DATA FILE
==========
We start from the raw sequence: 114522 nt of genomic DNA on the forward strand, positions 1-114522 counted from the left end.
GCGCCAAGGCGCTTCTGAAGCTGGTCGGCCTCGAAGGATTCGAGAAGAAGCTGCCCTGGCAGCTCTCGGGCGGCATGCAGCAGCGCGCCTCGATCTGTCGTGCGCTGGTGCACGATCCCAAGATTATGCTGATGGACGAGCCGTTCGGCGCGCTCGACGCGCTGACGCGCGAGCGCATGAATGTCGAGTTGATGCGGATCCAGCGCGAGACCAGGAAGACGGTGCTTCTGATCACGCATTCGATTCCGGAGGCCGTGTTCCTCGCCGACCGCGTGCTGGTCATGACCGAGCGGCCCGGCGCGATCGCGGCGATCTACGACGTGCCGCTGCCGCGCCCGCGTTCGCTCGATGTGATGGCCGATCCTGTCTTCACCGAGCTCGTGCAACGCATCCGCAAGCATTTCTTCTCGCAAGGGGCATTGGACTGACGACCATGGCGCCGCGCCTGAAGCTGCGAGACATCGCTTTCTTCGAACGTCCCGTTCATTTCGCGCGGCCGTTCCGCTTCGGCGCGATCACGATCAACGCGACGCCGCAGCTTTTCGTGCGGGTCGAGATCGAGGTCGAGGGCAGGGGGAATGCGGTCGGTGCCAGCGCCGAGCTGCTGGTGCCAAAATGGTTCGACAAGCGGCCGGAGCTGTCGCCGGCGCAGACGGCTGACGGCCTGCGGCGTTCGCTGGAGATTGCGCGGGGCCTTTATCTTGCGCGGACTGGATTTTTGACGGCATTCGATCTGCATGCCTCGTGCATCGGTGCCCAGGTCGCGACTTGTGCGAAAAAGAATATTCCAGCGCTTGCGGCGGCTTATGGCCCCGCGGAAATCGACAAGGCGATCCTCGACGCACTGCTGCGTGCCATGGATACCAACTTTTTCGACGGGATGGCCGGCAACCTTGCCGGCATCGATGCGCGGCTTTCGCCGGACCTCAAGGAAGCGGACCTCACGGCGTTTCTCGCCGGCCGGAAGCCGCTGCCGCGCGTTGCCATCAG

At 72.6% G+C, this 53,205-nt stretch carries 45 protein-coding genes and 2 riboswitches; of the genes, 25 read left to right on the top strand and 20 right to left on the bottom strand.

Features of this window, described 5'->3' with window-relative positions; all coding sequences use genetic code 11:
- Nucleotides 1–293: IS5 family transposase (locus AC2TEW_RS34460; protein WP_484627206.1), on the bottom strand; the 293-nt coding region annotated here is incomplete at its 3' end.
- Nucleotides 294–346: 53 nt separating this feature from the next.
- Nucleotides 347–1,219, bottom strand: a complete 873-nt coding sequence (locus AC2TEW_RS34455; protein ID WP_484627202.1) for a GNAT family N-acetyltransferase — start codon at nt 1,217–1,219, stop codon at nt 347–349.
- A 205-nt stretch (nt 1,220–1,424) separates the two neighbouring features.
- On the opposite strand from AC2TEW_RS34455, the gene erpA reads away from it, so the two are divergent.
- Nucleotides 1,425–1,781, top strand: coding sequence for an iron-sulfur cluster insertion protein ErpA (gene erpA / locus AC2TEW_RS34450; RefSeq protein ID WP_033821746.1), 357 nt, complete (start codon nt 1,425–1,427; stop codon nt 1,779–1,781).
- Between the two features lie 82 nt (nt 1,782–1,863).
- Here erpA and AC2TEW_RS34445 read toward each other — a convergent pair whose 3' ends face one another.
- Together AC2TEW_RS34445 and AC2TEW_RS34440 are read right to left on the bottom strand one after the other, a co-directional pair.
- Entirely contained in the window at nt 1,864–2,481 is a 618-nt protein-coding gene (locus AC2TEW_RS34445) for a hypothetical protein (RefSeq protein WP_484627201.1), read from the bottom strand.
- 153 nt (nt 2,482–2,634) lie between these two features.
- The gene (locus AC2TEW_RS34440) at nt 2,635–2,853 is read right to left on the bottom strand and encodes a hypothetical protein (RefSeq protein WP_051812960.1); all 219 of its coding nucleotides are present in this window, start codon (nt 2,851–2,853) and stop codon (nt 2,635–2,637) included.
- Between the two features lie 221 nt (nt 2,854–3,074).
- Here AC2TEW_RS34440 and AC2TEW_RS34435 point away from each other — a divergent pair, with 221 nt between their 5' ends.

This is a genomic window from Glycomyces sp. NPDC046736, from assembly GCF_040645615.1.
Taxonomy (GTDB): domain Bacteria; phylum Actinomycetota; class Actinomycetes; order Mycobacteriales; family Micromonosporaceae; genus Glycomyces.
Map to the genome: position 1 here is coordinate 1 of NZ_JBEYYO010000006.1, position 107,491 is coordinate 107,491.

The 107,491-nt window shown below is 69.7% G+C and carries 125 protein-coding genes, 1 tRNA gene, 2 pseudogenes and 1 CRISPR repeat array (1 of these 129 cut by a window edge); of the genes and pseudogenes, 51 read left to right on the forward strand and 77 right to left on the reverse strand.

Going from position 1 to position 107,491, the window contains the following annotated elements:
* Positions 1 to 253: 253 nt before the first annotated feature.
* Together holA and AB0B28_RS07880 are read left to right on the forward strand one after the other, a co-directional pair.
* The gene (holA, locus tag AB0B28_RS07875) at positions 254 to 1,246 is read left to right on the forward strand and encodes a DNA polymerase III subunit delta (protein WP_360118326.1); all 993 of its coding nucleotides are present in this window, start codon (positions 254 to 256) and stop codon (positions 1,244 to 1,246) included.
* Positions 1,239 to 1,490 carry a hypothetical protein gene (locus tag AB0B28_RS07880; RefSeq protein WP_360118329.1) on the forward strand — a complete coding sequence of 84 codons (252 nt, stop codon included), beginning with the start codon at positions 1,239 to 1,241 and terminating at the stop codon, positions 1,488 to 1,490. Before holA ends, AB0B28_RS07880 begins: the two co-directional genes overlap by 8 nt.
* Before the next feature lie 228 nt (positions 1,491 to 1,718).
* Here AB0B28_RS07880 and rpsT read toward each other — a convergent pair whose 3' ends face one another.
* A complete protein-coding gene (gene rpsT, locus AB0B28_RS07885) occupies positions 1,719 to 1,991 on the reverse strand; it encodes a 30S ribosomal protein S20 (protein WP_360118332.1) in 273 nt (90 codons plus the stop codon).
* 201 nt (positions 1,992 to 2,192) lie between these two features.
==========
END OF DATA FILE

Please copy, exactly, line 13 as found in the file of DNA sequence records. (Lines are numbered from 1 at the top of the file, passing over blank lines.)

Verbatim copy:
- Together AC2TEW_RS34445 and AC2TEW_RS34440 are read right to left on the bottom strand one after the other, a co-directional pair.